Will borrowing get more expensive for consumers as the economy recovers?
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Expectations of higher inflation as the economy rebounds have investors demanding higher yields to compensate. In turn, the recent surge in bond yields is pushing up the interest rates consumers pay on mortgages and other loans.
How might that affect consumer spending?
This week, Freddie Mac said the average interest rate for a 30-year fixed-rate mortgage climbed above 3% for the first time since July.
Economist Scott Hoyt with Moody’s Analytics said rising rates could dampen demand for housing a little and refinancing a little more.
“Although they’re still remarkably low by historic standards, so we need to keep that in perspective,” Hoyt said.
Other kinds of consumer spending are less likely to be affected. Interest on auto loans and credit cards are pegged to shorter-term rates, which haven’t been rising as much. And Gad Levanon, who leads the Labor Market Institute at the Conference Board, said consumers aren’t as sensitive to changes in those rates.
“Outside of housing, I think the impact of the increase in interest rates on consumption will be very limited and almost insignificant compared to the other developments,” Levanon said.
Those other developments include the reopening of the economy as more people get vaccinated and the $1.9 trillion COVID-19 relief bill Congress is hammering out.
That, combined with very strong savings that many consumers accumulated in the past year, “it’s a a perfect recipe for a boom in consumer spending,” Levanon said. “They have stuff to spend on; they have the money and the willingness to spend on it.”
It’s anyone’s guess whether interest rates on mortgages and other loans will continue to rise. The Fed has been helping keep long-term rates low by purchasing Treasurys and mortgage-backed bonds.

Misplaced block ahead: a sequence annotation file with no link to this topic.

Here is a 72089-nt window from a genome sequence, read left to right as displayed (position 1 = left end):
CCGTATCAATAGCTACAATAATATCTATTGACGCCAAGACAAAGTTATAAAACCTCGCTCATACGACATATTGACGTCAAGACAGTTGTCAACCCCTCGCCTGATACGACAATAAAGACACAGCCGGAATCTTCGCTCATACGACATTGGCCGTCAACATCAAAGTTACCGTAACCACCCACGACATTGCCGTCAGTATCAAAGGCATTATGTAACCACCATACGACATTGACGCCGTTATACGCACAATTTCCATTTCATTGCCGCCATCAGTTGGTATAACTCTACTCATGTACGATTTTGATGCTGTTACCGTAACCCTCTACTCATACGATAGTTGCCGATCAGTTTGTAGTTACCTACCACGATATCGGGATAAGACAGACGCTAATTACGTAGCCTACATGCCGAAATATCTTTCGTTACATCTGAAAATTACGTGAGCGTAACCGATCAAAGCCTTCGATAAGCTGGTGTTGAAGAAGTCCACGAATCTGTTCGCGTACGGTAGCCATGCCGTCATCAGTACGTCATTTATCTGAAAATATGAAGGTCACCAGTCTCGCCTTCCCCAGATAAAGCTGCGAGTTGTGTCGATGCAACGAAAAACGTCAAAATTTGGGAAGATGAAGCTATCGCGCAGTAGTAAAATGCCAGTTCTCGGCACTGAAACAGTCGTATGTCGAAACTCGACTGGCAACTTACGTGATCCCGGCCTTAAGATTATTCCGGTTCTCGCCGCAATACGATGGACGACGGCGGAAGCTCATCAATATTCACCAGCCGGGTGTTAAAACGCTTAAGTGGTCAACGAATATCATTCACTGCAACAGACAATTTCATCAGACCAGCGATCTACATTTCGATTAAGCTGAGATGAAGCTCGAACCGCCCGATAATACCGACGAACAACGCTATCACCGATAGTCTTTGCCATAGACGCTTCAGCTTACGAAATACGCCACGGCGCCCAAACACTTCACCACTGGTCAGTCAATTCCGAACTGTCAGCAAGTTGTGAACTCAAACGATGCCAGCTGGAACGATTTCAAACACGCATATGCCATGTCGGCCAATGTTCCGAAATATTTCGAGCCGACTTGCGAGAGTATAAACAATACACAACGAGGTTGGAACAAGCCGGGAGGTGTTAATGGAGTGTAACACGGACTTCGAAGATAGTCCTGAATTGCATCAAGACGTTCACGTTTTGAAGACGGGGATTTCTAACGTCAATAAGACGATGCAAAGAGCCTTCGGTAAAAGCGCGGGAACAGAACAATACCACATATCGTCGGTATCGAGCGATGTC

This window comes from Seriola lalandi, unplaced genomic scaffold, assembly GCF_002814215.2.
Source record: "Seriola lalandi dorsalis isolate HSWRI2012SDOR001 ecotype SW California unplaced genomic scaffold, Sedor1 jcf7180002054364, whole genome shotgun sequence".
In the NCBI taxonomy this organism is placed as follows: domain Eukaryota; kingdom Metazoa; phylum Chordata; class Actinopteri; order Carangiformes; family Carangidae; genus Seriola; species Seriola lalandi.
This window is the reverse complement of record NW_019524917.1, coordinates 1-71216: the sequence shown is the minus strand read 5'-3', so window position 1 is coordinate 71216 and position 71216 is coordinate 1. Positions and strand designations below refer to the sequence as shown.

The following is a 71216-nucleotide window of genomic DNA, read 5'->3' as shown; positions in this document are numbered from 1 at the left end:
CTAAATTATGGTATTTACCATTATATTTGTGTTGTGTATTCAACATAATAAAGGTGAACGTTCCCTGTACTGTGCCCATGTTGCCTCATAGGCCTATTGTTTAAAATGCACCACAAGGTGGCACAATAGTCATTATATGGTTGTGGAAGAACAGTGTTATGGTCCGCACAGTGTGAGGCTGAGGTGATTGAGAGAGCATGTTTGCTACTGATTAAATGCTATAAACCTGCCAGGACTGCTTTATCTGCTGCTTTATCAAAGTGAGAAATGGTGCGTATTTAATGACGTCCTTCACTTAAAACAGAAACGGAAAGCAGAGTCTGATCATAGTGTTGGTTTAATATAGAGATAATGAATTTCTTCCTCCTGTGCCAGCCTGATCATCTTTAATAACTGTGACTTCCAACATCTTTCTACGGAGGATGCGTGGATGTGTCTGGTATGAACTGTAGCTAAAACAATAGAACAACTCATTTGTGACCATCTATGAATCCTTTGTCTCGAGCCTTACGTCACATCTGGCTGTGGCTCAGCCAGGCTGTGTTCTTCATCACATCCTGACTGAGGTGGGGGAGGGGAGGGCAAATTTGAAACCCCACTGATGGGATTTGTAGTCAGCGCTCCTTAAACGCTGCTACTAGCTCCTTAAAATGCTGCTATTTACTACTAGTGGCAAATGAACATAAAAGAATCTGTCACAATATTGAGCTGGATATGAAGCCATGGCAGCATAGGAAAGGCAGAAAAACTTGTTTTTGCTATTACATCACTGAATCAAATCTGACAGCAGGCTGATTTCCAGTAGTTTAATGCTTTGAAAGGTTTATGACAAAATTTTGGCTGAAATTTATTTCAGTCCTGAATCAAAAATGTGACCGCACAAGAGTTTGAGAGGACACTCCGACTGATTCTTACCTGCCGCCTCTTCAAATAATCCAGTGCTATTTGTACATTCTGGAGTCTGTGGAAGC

Sarah Foster with Bankrate said that’s not likely to change anytime soon.
“Chair [Jerome] Powell, so far, has really not indicated at all that he’s concerned,” Foster said. “In fact, he really sees this pickup in yields more as a statement of confidence in the economy.”
And if rising interest rates do become a concern, she said, the Fed still has tools to step in.
COVID-19 Economy FAQs
What do I need to know about tax season this year?
Glad you asked! We have a whole separate FAQ section on that. Some quick hits: The deadline has been extended from April 15 to May 17 for individuals. Also, millions of people received unemployment benefits in 2020 — up to $10,200 of which will now be tax-free for those with an adjusted gross income of less than $150,000. And, for those who filed before the American Rescue Plan passed, simply put, you do not need to file an amended return at the moment. Find answers to the rest of your questions here.
How long will it be until the economy is back to normal?
It feels like things are getting better, more and more people getting vaccinated, more businesses opening, but we’re not entirely out of the woods. To illustrate: two recent pieces of news from the Centers for Disease Control. Item 1: The CDC is extending its tenant eviction moratorium to June 30. Item 2: The cruise industry didn’t get what it wanted — restrictions on sailing from U.S. ports will stay in place until November. Very different issues with different stakes, but both point to the fact that the CDC thinks we still have a ways to go before the pandemic is over, according to Dr. Philip Landrigan, who used to work at the CDC and now teaches at Boston College.
How are those COVID relief payments affecting consumers?
Payments started going out within days of President Joe Biden signing the American Rescue Plan, and that’s been a big shot in the arm for consumers, said John Leer at Morning Consult, which polls Americans every day. “Consumer confidence is really on a tear. They are growing more confident at a faster rate than they have following the prior two stimulus packages.” Leer said this time around the checks are bigger and they’re getting out faster. Now, rising confidence is likely to spark more consumer spending. But Lisa Rowan at Forbes Advisor said it’s not clear how much or how fast.
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